What, Exactly, Qualifies Haunted As New Fiction?

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I was fighting the crowds in a Barnes and Noble the other day, pushing aside old ladies buying kitty calendars for their grandkids and moms piling up those Klutz children’s books that drove me bananas when I worked at a bookstore. I turned the corner and noticed something very odd. Chuck Palahniuk’s Haunted was piled up on the New Fiction shelf. I realize the mega-chains aren’t always the swiftest on the uptake, but this book was released on May 3, 2005, almost seven months ago. That’s what they consider “new” these days?

Movies are frequently re-released late in the year, either to cash in on holiday movie goers with vacation time and a yearning to get away from annoying family members or to generate some last minute Oscar buzz. Do publishers do the same thing? Did Doubleday have a pile of Haunteds sitting around the warehouse and push them out again to try and get in on the gift-giving season? I don’t know about you, but nothing says “Happy Holidays!!” like swallowing a dismembered penis.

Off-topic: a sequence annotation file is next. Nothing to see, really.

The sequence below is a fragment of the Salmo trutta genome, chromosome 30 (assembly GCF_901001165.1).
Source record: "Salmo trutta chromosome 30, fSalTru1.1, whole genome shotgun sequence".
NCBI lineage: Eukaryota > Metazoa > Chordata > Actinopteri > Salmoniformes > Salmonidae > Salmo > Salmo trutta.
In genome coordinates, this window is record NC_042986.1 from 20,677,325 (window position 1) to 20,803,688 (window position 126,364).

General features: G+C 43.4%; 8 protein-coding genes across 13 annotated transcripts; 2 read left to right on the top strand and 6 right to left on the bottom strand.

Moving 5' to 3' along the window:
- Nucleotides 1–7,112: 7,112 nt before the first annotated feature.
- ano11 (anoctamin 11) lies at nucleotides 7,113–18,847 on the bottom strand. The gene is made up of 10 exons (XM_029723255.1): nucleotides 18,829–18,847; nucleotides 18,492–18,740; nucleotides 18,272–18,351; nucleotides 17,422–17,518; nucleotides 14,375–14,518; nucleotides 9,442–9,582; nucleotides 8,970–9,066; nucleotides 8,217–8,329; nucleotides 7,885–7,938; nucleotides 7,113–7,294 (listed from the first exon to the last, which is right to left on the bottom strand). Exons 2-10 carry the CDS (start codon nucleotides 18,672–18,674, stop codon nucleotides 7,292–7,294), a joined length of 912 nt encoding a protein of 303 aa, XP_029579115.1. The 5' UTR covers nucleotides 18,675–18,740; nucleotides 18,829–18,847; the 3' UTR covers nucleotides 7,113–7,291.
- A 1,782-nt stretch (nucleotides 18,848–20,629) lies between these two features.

Or maybe Barnes and Noble had extras hanging about and decided to push them. I don’t know. It’s not unusual for older books to still be featured prominently on chain bookstore shelves. And there are certainly a lot less-worthy authors to be getting a late year promotion than Palahniuk so that doesn’t bother me. It just seemed a real stretch for the definition of “new.”

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